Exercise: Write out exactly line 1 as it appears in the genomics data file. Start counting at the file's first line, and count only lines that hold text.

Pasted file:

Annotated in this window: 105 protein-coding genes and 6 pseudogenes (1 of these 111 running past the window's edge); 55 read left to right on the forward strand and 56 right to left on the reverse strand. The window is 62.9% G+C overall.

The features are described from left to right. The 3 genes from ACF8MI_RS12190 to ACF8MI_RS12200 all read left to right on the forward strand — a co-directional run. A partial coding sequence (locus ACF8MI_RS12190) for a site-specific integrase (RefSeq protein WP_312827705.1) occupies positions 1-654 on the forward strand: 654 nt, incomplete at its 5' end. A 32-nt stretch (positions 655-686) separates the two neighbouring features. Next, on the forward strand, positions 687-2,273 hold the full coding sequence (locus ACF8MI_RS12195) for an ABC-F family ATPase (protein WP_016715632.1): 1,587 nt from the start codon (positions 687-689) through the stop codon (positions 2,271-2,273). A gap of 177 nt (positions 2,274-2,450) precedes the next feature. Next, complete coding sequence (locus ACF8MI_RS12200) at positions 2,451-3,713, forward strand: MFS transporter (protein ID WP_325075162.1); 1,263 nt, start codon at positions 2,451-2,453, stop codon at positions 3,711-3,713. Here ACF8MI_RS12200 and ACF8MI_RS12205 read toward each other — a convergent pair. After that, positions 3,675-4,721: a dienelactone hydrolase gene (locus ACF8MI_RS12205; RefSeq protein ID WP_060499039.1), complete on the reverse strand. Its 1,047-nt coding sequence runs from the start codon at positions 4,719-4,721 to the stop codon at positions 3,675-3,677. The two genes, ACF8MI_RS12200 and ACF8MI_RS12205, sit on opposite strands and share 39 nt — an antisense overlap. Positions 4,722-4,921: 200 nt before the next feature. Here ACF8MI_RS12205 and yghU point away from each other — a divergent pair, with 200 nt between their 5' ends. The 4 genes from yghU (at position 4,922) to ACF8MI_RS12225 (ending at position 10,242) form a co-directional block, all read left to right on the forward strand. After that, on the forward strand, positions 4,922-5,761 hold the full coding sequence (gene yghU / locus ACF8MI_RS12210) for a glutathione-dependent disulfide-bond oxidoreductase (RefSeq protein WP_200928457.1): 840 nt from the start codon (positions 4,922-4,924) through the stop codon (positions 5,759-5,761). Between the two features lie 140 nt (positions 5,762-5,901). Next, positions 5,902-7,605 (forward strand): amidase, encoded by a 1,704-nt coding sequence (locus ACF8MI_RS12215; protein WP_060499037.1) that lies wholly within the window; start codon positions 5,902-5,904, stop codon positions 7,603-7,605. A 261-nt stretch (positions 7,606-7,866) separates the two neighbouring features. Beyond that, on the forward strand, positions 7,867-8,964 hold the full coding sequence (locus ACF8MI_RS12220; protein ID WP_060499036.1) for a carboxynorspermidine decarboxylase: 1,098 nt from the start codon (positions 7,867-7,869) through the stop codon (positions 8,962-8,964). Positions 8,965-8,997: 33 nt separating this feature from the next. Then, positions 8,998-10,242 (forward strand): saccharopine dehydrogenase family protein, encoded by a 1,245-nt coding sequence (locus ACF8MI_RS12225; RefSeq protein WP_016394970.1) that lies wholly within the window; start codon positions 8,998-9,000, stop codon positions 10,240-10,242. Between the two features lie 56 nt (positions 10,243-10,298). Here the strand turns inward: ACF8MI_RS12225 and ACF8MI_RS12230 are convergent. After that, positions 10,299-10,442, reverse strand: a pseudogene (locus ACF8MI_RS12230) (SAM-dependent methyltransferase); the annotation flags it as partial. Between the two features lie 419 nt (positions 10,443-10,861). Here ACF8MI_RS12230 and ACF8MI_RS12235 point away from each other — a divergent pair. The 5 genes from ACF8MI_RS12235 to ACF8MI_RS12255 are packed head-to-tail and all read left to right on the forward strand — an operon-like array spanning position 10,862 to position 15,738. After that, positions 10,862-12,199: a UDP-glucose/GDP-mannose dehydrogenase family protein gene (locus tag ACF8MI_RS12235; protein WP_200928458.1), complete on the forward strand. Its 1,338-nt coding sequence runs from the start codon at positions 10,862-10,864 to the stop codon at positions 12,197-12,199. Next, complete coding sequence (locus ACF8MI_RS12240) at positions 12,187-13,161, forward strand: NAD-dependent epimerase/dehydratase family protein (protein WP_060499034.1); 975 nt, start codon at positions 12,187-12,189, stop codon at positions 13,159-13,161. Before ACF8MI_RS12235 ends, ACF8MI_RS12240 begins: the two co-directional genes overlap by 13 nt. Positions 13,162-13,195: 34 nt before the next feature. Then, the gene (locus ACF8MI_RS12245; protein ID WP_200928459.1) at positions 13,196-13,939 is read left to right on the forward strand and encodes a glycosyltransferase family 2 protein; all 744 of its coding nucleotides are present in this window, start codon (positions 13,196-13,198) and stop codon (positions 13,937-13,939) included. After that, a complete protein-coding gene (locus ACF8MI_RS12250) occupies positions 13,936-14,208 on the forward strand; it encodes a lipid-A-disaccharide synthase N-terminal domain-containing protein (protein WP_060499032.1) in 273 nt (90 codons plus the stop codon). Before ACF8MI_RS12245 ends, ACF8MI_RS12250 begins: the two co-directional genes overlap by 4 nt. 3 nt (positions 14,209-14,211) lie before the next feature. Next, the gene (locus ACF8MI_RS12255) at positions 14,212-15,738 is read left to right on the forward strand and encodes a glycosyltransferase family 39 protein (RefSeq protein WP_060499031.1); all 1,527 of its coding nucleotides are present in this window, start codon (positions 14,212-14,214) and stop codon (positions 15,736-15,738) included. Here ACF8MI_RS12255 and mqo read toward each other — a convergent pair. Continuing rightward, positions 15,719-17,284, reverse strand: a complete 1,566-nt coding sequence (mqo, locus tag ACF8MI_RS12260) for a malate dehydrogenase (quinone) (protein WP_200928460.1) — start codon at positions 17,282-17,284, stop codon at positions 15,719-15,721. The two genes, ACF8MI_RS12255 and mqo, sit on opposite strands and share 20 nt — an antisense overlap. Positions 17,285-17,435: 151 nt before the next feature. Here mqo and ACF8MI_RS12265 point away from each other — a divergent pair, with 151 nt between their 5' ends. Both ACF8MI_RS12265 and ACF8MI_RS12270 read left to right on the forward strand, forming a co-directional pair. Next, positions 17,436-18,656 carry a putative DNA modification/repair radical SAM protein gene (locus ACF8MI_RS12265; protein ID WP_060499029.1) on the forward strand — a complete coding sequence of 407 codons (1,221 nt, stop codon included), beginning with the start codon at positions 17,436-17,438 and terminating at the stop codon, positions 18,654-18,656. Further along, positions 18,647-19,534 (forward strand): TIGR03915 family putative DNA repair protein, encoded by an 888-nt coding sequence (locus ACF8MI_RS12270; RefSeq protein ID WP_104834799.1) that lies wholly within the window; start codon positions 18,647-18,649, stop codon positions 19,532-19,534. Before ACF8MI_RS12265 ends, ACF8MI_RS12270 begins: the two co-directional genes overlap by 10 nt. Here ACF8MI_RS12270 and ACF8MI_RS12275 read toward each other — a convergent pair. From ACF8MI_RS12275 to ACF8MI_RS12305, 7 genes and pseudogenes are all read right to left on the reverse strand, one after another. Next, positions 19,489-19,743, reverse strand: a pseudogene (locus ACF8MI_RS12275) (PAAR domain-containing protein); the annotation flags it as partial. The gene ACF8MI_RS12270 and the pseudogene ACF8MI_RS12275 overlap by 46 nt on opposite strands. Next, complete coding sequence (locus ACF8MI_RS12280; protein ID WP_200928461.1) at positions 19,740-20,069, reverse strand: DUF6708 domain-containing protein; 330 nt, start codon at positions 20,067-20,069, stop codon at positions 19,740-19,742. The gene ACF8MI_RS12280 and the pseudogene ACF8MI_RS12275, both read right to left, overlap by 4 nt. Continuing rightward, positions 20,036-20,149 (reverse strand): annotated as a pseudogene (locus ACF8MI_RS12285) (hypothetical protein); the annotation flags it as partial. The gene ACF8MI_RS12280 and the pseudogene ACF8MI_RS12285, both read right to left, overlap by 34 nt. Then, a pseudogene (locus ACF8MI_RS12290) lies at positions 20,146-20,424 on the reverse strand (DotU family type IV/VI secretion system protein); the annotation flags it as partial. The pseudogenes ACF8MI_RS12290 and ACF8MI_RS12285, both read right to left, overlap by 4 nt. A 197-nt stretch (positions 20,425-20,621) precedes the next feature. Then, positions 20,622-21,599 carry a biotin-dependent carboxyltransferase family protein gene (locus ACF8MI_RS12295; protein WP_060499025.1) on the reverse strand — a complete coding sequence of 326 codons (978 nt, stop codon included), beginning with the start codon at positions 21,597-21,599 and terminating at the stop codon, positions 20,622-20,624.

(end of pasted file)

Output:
Annotated in this window: 105 protein-coding genes and 6 pseudogenes (1 of these 111 running past the window's edge); 55 read left to right on the forward strand and 56 right to left on the reverse strand. The window is 62.9% G+C overall.